3 Ways Installment Loans Affect Your Credit Score

May 7th 2016
Your credit score has more of an effect on your life than you might think. While its primary use revolves around proving that you're responsible enough to pay on your existing debt obligations and show your creditworthiness, it has evolved over time for additional uses. When you check into new insurance rates, look at apartments or send in a job application, you run a high likelihood that your credit gets checked during this process. It's important to know exactly how your lines of credit affect your credit score and how your credit can be the best it can be. 
What are Installment Loans?
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Installment loans, such as personal loans and student loans, are a line of credit that gives you the entire amount you're qualified for at the beginning of the loan. You pay it back in equal installments over the life of the loan, with a fixed or variable interest rate. Unlike credit cards, you cannot pay down the balance and open up additional funds for use. Once you've acquired the money from this line of credit, you do not receive any additional funds. 
An installment loan adds another line of credit to your credit report. When you're first establishing yourself with a credit score, you want to have several lines of credit. Credit diversification is a positive factor on your credit score, so having an installment loan alongside a credit card is sometimes better than having two credit cards. Unlike credit cards, you don't have a loan utilization factor that changes your credit score based on the amount of credit you're using from the loan. This allows you to avoid large score fluctuations that are associated with credit card utilization factors.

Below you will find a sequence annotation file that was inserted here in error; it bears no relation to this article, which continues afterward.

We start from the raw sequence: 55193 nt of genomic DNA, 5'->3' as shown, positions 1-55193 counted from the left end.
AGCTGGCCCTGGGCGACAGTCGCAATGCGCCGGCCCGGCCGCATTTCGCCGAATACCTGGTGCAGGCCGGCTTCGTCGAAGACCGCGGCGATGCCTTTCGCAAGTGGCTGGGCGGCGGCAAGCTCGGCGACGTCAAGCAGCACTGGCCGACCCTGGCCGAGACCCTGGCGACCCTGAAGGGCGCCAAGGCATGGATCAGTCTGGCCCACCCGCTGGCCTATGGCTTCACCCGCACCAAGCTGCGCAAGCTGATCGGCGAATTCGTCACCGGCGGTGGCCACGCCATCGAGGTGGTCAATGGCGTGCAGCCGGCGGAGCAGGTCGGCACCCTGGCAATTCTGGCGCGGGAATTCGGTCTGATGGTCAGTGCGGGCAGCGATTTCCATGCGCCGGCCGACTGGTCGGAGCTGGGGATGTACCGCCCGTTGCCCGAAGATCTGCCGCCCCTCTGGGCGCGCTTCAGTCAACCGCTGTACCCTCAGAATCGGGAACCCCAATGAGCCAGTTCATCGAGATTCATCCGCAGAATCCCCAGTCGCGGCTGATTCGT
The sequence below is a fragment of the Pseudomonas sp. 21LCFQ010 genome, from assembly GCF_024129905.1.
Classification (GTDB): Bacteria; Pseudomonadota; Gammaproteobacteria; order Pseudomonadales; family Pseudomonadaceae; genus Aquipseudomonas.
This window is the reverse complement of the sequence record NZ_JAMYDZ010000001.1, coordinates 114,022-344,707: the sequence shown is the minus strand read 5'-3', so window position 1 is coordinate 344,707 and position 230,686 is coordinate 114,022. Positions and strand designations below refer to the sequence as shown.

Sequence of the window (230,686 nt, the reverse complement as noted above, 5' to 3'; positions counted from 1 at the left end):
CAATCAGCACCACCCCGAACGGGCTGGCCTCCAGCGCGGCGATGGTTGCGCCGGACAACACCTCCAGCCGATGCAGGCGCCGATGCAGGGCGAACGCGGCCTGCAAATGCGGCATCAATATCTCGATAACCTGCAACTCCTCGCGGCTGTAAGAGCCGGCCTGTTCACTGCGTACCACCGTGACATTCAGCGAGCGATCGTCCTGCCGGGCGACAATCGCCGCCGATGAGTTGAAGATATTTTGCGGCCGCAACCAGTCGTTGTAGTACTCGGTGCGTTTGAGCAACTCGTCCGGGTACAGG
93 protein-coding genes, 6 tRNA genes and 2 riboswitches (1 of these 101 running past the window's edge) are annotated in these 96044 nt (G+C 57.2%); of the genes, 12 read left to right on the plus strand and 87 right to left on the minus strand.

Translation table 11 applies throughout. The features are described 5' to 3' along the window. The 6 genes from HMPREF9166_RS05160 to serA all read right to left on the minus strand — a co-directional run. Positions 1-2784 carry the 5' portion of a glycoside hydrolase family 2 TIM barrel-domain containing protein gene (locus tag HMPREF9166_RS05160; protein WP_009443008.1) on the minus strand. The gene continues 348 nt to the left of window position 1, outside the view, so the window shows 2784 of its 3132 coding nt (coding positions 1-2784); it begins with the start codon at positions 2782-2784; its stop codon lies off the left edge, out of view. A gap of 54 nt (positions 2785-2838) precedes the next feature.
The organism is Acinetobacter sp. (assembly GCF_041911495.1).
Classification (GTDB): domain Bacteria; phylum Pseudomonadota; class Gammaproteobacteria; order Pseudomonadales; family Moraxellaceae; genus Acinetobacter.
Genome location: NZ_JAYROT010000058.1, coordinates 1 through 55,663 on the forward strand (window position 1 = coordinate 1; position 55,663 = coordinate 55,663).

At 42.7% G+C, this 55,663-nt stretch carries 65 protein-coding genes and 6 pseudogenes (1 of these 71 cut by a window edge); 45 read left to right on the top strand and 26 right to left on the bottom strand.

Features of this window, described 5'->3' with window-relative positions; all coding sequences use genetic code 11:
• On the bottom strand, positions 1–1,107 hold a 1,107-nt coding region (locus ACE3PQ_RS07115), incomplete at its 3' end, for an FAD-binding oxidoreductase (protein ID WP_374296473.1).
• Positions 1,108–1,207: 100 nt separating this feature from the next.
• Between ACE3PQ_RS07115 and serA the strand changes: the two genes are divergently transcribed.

Other Factors Controlling Your Credit Score
Another big factor in credit scoring is how long you've had credit. When you add an installment loan to your credit portfolio, established credit users see a temporary score decrease as the new account lowers the overall average age of your lines of credit. Generally, if you have many positive trade lines on your report that are well-aged, your score recovers within a few months, and the impact is not particularly large. If this is the first installment loan you added to your credit report, you're likely to see a positive boost due to the credit diversification factor previously mentioned. When you pay off an installment loan, the account remains on your credit report, helping increase the overall age of your accounts as the years pass. 
Your credit report acts as a way for lenders to see your payment history over the past two years. On time payments are a big deal for your credit score, accounting for 35 percent of your credit scoring factors. When you pay your installment loans on time, you have another positive tradeline on your report. When you miss one payment in a 30-day period, you see a significant credit score drop, but you don't remain affected by it for long. Most lenders overlook a single 30-day late payment, as sometimes technical difficulties get in the way of payments going through, or you simply forget. A 60-day late is much more significant to your score, and the effects last for some time. A 90- or 120-day late are as bad as a collection account, and many creditors charge off accounts at that point or send them to collection agencies. If you miss a payment or have trouble paying installment loans, talk to your creditors to determine the options available for you to get caught up. 
Installment loans are an important addition to your credit portfolio. Whether you have a personal loan, auto loan, student loan or another installment loan type, you expand the types of credit you have, you build a tradeline with a positive payment history and over time, you have an aged account for your credit score. 
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